Parents and educators who are concerned about the child’s social acceptance ought to consider that they don’t fit in any better when they’re in an inappropriate grade for their ability. Acceleration doesn’t solve social issues, but it rarely exacerbates them.

Bonus: I hope I also never see (again) parents who want their students accelerated because they can do some work at a higher level, but either aren’t ready for an entire new grade level or lack necessary executive functioning skills.

5. Lack of training for teachers

Very few states require the training of teachers before they teach gifted kids. Since most teachers need training to be able to understand the nature and needs of gifted children cognitively and affectively, it’s critical that training be available and of sufficient quality.

Teachers should also be expected to translate that training into classroom practice.

6. Lack of service in schools

Some states require students to be identified and teachers trained, but they don’t require the district to actually serve the student. Really? What’s that?

It’s worse than not identifying at all. It’s like some weird taunt to parents and students. “Good news! We’ve found out that you need special services! Bad news! We’re not going to give them to you!”

This sounds very edgy, I know, but I hope that I never see a school, district or state that refuses/declines to serve gifted kids.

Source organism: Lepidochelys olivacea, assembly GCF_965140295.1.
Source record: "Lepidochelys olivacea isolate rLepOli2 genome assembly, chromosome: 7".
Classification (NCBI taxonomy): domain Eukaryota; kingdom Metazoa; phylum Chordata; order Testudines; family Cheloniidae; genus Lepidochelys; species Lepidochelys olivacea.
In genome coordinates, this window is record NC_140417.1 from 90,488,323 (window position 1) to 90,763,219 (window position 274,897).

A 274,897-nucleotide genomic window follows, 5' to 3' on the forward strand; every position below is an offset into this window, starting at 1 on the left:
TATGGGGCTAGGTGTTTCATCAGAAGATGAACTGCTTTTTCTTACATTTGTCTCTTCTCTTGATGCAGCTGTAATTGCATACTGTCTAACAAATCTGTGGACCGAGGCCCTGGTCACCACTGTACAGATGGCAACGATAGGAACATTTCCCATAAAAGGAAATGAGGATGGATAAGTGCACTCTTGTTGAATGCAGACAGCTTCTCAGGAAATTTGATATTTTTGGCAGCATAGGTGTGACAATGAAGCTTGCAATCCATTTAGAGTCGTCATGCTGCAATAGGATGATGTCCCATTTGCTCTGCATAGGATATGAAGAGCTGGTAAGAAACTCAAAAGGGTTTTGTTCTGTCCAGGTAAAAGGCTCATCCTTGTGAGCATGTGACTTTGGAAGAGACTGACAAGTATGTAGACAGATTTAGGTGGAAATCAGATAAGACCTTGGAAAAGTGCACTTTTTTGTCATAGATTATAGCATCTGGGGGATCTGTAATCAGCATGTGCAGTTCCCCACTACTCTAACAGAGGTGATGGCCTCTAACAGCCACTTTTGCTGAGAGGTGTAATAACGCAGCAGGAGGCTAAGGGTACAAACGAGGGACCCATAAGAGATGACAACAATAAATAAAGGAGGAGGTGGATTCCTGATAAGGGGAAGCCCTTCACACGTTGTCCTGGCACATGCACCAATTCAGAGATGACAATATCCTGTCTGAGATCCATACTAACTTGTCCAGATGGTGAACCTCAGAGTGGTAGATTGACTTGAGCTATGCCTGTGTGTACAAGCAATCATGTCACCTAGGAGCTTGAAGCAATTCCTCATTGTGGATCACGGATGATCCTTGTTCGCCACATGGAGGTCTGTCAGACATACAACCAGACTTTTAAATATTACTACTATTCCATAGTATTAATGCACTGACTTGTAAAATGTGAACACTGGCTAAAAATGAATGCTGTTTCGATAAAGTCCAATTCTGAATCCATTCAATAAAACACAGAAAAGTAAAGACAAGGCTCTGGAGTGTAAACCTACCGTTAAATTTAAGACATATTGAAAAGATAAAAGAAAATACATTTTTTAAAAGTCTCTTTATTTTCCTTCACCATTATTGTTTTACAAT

7. Not understanding that you can be gifted and have a learning disability

Oh, man. Why am I having to say this? Just because you have high cognitive intelligence, you are not exempt from dyslexia, ADHD, Autism Spectrum Disorder, dysgraphia or any other learning difference except low cognitive ability.

I call it a “gift with purchase.”

Some gifted kids hide their disabilities well and some don’t, but they all deserve to have both aspects of their learning addressed, served and respected.

8. Misdiagnosis

Gifted can look a little odd. I feel comfortable saying this because I’m gifted, too, so I’m not being rude.

Intensities and overexcitabilities can make us look like we have ADHD.

Boredom can make us look defiant.

Weird interests can make us look, well, odd.

I recommend this book on misdiagnosis, if you’re interested.

Let’s stop pathologizing gifted, shall we? To do that, mental health professionals and pediatricians need to understand it better.

9. Suicide

My heart breaks when I hear about a gifted child who takes his or her own life. There’s no easy answer, and I don’t pretend there is, but I know this: we need these children. Their families need them. The world needs them. They’re hurting. Let’s help in any way we can.

Talking about it doesn’t make it more likely that a child (or adult) will take their own life, so talk.

If you’re a school, learn more about what you can do.

I have three videos on my YouTube channel that I recorded with my best friend (a therapist) that will help teachers understand their role in helping students.

If you have thoughts of hurting yourself, please call 800-273-8255.

Please stay. We need you here. We want you here. It’s worth fighting for your life. We’ll fight with you.

Wrapping Up

So this is my current anti-bucket list. There are other things I don’t like, but these are the things I think cause the most pain.

Anything you’d like to add?